An Oakwood family was enjoying a day at the beach Memorial Day when nine people, including four children, were shot and wounded just feet away at Hollywood Beach in Florida.
Adam Wightman was with his sons 7-year-old Everett and 2-year-old Alex building sand castles and his wife, Mechelle, eight months pregnant with the couple’s third child, was relaxing in the waves when suddenly shots rang out close by.
“It was crowded where the shots were fired, heard a bunch of loud bangs. I only counted maybe about seven but it was in quick succession,” Wightman said.
Immediately, Wightman said he had his sons crouch down and tried to cover them. His wife ran out of the water to them, also keeping the boys crouched down, he said.
“People just started to run, you heard a few screams,” he said. “As soon as the shooting stopped I ran straight toward it where people were running from. I’m not sure why.”
Wightman said there was smoke in the air from the gunfire. He saw two women laying on the beach who had been shot, one at least twice in the legs. A man took off his shirt to help her, he said.
“Then I looked over and I saw just a kid, just a young teenager, maybe about 15, and he rolled over and he had his hands on his chest,” Wightman said.
When the teen lifted his hand from his chest “blood started gushing out” from a wound inches from his heart.
“I ran closer, I crouched down by him as he was laying in the sand,” he said.
No one seemed to immediately notice the teen who was next to some trash cans. Another bystander placed his hands on top of the teen’s hands, helping him to apply pressure.
“I was telling him, ‘you’re going to be OK,’ he was taking really shallow breaths,” Wightman said. When a police officer approached and radioed for help, “I told him, ‘help is coming.’”
He then returned to his family, which included his sister who lives in Hollywood.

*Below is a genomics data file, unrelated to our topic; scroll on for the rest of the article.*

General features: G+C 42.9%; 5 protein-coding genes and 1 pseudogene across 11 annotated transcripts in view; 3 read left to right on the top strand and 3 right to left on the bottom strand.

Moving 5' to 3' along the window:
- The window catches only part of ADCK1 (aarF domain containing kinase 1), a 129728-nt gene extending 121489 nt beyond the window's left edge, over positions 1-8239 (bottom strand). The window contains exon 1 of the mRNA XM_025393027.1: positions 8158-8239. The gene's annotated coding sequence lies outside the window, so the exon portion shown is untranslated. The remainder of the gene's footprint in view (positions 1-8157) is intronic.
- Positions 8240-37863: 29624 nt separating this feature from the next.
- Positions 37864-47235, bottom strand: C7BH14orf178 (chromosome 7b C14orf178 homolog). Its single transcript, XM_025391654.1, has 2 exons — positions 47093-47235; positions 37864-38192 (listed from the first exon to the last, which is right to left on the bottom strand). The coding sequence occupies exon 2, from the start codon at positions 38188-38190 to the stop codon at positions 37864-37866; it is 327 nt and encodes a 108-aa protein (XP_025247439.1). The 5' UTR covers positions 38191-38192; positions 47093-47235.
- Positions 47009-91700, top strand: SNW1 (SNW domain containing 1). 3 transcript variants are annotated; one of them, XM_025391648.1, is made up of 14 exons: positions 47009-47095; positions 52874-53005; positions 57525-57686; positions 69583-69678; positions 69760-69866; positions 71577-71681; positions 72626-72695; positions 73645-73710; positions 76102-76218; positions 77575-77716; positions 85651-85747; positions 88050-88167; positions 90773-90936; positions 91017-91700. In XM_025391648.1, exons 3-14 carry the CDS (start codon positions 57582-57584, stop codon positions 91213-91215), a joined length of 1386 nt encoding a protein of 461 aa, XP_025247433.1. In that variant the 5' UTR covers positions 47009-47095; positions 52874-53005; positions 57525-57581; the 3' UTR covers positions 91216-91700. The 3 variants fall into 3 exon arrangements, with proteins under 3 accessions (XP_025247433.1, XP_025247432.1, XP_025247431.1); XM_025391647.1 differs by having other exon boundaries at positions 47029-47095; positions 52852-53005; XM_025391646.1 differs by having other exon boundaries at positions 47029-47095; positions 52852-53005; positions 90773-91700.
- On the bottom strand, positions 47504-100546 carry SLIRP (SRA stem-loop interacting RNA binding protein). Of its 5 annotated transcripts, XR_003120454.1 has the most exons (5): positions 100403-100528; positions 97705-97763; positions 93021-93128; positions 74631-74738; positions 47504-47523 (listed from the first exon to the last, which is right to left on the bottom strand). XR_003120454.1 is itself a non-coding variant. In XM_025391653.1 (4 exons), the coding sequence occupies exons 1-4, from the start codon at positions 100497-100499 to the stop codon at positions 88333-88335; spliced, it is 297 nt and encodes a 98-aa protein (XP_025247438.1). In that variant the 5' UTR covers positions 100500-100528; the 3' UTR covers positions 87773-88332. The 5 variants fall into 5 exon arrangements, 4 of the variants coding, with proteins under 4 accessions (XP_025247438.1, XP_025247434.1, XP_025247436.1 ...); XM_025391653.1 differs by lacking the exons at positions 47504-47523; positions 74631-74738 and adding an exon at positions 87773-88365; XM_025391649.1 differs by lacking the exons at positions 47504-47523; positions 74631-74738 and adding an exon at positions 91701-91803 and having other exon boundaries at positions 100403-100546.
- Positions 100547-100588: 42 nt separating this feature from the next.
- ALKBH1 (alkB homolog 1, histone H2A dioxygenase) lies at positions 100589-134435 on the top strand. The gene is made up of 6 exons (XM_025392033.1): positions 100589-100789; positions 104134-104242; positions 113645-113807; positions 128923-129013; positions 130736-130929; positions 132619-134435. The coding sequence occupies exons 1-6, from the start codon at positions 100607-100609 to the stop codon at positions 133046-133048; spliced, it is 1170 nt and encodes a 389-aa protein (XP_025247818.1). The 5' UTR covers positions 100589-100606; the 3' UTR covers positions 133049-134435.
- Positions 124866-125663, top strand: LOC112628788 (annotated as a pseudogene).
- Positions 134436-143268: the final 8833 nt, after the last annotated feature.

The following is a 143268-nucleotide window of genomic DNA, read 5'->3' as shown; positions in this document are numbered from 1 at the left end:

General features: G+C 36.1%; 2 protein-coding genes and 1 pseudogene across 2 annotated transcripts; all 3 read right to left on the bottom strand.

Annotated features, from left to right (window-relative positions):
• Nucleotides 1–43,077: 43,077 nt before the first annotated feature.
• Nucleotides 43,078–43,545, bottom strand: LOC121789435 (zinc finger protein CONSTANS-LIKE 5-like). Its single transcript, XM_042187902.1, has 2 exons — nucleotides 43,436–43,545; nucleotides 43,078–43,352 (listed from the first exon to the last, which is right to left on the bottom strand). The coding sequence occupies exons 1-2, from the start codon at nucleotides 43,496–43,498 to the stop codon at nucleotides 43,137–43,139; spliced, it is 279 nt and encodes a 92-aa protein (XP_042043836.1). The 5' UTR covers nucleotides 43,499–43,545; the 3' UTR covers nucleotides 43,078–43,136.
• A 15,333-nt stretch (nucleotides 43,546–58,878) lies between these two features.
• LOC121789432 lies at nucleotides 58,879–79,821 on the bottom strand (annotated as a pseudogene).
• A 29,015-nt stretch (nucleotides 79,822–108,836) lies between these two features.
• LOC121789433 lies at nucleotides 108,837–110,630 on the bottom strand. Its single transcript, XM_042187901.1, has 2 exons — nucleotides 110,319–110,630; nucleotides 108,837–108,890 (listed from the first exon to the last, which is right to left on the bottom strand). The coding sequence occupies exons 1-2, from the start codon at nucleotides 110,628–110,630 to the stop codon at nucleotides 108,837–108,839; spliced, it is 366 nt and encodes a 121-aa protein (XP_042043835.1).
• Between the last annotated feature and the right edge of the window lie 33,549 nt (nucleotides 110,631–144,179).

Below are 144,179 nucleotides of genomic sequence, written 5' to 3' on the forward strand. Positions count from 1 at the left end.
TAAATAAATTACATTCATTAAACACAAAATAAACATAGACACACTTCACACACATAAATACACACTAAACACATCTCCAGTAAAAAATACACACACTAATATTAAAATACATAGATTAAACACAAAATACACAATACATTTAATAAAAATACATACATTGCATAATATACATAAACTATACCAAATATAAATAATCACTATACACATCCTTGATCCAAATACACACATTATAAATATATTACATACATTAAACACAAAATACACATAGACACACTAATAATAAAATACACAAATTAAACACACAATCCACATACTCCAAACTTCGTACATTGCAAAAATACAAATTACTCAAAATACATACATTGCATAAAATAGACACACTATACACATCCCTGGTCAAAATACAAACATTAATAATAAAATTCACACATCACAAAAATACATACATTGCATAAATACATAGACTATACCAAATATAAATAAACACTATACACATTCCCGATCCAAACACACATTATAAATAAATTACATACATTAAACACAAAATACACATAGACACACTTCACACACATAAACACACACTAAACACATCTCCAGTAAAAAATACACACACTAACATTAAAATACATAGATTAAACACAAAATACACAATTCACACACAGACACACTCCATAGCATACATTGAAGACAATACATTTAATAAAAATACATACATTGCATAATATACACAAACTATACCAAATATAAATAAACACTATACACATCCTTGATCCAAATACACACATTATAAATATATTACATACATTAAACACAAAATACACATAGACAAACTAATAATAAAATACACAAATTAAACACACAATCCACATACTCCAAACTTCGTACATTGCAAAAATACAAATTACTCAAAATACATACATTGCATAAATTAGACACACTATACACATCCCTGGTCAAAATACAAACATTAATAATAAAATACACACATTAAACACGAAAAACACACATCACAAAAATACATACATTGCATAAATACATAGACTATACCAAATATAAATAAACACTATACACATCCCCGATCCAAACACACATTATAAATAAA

Wightman and his wife had planned to be in the Oregon District night night of the August 2019 mass shooting in Dayton, but decided against it. He never imagined his family would be so close to another shooting, the experience leaving him on edge.
“I feel like me and my family are just sitting ducks. It’s hard to feel safe after that,” he said. “What mattered to me the most was to know that my kids stayed down and low to the ground.”
Police said the shooting happened shortly before 7 p.m. Monday as a fight between two groups of people that escalated into gunfire in front of a busy stretch of shops on the Hollywood Oceanfront Broadwalk. There already was a heavy police presence to oversee the big crowds for the holiday weekend at the popular beach destination about 11 miles south of Fort Lauderdale and 20 miles north of Miami.
Police spokeswoman Deanna Bettineschi said four children between the ages of 1 and 17 were hit, along with five adults between 25 and 65.
“It was definitely a relief to know that he didn’t die,” Wightman said of the teen he tried to comfort.
Police said five handguns were recovered, including two that were stolen, and two men, both 18, were arrested on weapons charges. Investigators were still seeking to identify three others involved in the shooting.
The Memorial Day shooting was one of at least 268 mass shootings in the U.S. so far this year, according to the Gun Violence Archive, which defines a mass shooting as one with at least four people shot, not including the shooter.
The shooting is hard to explain to young children, but Wightman said he and his wife talked about it calmly, that it did happen, but want to make sure their sons feel safe.
“My 7-year-old, I don’t think he understands the gravity,” said Wightman, who said the boy son spoke of it to another relative as if it were something in a movie.
The Associated Press contributed to this report.